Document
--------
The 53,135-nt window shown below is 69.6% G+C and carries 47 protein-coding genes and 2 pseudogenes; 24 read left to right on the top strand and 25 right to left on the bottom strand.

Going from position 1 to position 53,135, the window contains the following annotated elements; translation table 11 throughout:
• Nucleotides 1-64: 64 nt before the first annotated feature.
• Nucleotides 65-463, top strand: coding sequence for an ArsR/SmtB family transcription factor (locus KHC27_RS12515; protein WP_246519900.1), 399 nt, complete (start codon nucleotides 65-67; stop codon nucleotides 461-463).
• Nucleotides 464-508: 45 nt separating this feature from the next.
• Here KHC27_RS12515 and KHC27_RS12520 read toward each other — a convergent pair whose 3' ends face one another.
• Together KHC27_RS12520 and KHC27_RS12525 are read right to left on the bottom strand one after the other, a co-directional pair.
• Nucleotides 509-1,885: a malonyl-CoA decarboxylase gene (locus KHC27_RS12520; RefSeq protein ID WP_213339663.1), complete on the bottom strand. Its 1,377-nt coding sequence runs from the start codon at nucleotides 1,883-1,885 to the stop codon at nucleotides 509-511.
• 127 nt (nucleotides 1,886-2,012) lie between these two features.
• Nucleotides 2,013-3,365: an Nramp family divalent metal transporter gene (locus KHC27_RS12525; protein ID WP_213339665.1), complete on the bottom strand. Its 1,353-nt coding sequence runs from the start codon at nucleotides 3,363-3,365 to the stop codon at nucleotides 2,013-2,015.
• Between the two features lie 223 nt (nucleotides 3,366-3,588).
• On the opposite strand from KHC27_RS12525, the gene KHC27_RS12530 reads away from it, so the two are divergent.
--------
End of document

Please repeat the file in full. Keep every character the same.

The 53,135-nt window shown below is 69.6% G+C and carries 47 protein-coding genes and 2 pseudogenes; 24 read left to right on the top strand and 25 right to left on the bottom strand.

Going from position 1 to position 53,135, the window contains the following annotated elements; translation table 11 throughout:
• Nucleotides 1-64: 64 nt before the first annotated feature.
• Nucleotides 65-463, top strand: coding sequence for an ArsR/SmtB family transcription factor (locus KHC27_RS12515; protein WP_246519900.1), 399 nt, complete (start codon nucleotides 65-67; stop codon nucleotides 461-463).
• Nucleotides 464-508: 45 nt separating this feature from the next.
• Here KHC27_RS12515 and KHC27_RS12520 read toward each other — a convergent pair whose 3' ends face one another.
• Together KHC27_RS12520 and KHC27_RS12525 are read right to left on the bottom strand one after the other, a co-directional pair.
• Nucleotides 509-1,885: a malonyl-CoA decarboxylase gene (locus KHC27_RS12520; RefSeq protein ID WP_213339663.1), complete on the bottom strand. Its 1,377-nt coding sequence runs from the start codon at nucleotides 1,883-1,885 to the stop codon at nucleotides 509-511.
• 127 nt (nucleotides 1,886-2,012) lie between these two features.
• Nucleotides 2,013-3,365: an Nramp family divalent metal transporter gene (locus KHC27_RS12525; protein ID WP_213339665.1), complete on the bottom strand. Its 1,353-nt coding sequence runs from the start codon at nucleotides 3,363-3,365 to the stop codon at nucleotides 2,013-2,015.
• Between the two features lie 223 nt (nucleotides 3,366-3,588).
• On the opposite strand from KHC27_RS12525, the gene KHC27_RS12530 reads away from it, so the two are divergent.